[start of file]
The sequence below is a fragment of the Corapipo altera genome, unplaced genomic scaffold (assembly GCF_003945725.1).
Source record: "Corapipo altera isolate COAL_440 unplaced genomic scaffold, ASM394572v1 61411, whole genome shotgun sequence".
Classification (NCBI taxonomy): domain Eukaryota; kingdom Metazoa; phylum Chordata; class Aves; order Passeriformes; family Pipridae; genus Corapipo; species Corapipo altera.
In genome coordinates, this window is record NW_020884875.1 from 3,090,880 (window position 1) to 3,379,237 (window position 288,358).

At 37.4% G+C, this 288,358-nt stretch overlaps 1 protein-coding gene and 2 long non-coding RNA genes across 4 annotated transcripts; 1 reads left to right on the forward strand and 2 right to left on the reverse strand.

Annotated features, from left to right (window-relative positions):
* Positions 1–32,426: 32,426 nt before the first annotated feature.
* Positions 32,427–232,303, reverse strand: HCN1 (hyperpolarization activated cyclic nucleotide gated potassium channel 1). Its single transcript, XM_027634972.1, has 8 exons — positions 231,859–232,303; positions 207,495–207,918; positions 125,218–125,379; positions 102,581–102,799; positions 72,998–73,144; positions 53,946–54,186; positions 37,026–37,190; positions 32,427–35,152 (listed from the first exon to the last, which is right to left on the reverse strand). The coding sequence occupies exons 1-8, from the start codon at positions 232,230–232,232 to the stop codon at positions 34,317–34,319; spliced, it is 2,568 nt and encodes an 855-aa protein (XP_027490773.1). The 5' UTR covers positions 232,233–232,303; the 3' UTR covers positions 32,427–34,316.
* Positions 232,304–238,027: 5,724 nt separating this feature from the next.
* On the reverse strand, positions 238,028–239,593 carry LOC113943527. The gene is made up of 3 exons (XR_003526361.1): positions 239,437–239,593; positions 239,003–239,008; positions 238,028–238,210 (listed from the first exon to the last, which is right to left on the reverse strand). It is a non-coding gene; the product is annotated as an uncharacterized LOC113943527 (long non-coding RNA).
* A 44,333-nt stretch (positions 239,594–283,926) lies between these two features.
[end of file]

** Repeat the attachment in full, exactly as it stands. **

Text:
The sequence below is a fragment of the Corapipo altera genome, unplaced genomic scaffold (assembly GCF_003945725.1).
Source record: "Corapipo altera isolate COAL_440 unplaced genomic scaffold, ASM394572v1 61411, whole genome shotgun sequence".
Classification (NCBI taxonomy): domain Eukaryota; kingdom Metazoa; phylum Chordata; class Aves; order Passeriformes; family Pipridae; genus Corapipo; species Corapipo altera.
In genome coordinates, this window is record NW_020884875.1 from 3,090,880 (window position 1) to 3,379,237 (window position 288,358).

At 37.4% G+C, this 288,358-nt stretch overlaps 1 protein-coding gene and 2 long non-coding RNA genes across 4 annotated transcripts; 1 reads left to right on the forward strand and 2 right to left on the reverse strand.

Annotated features, from left to right (window-relative positions):
* Positions 1–32,426: 32,426 nt before the first annotated feature.
* Positions 32,427–232,303, reverse strand: HCN1 (hyperpolarization activated cyclic nucleotide gated potassium channel 1). Its single transcript, XM_027634972.1, has 8 exons — positions 231,859–232,303; positions 207,495–207,918; positions 125,218–125,379; positions 102,581–102,799; positions 72,998–73,144; positions 53,946–54,186; positions 37,026–37,190; positions 32,427–35,152 (listed from the first exon to the last, which is right to left on the reverse strand). The coding sequence occupies exons 1-8, from the start codon at positions 232,230–232,232 to the stop codon at positions 34,317–34,319; spliced, it is 2,568 nt and encodes an 855-aa protein (XP_027490773.1). The 5' UTR covers positions 232,233–232,303; the 3' UTR covers positions 32,427–34,316.
* Positions 232,304–238,027: 5,724 nt separating this feature from the next.
* On the reverse strand, positions 238,028–239,593 carry LOC113943527. The gene is made up of 3 exons (XR_003526361.1): positions 239,437–239,593; positions 239,003–239,008; positions 238,028–238,210 (listed from the first exon to the last, which is right to left on the reverse strand). It is a non-coding gene; the product is annotated as an uncharacterized LOC113943527 (long non-coding RNA).
* A 44,333-nt stretch (positions 239,594–283,926) lies between these two features.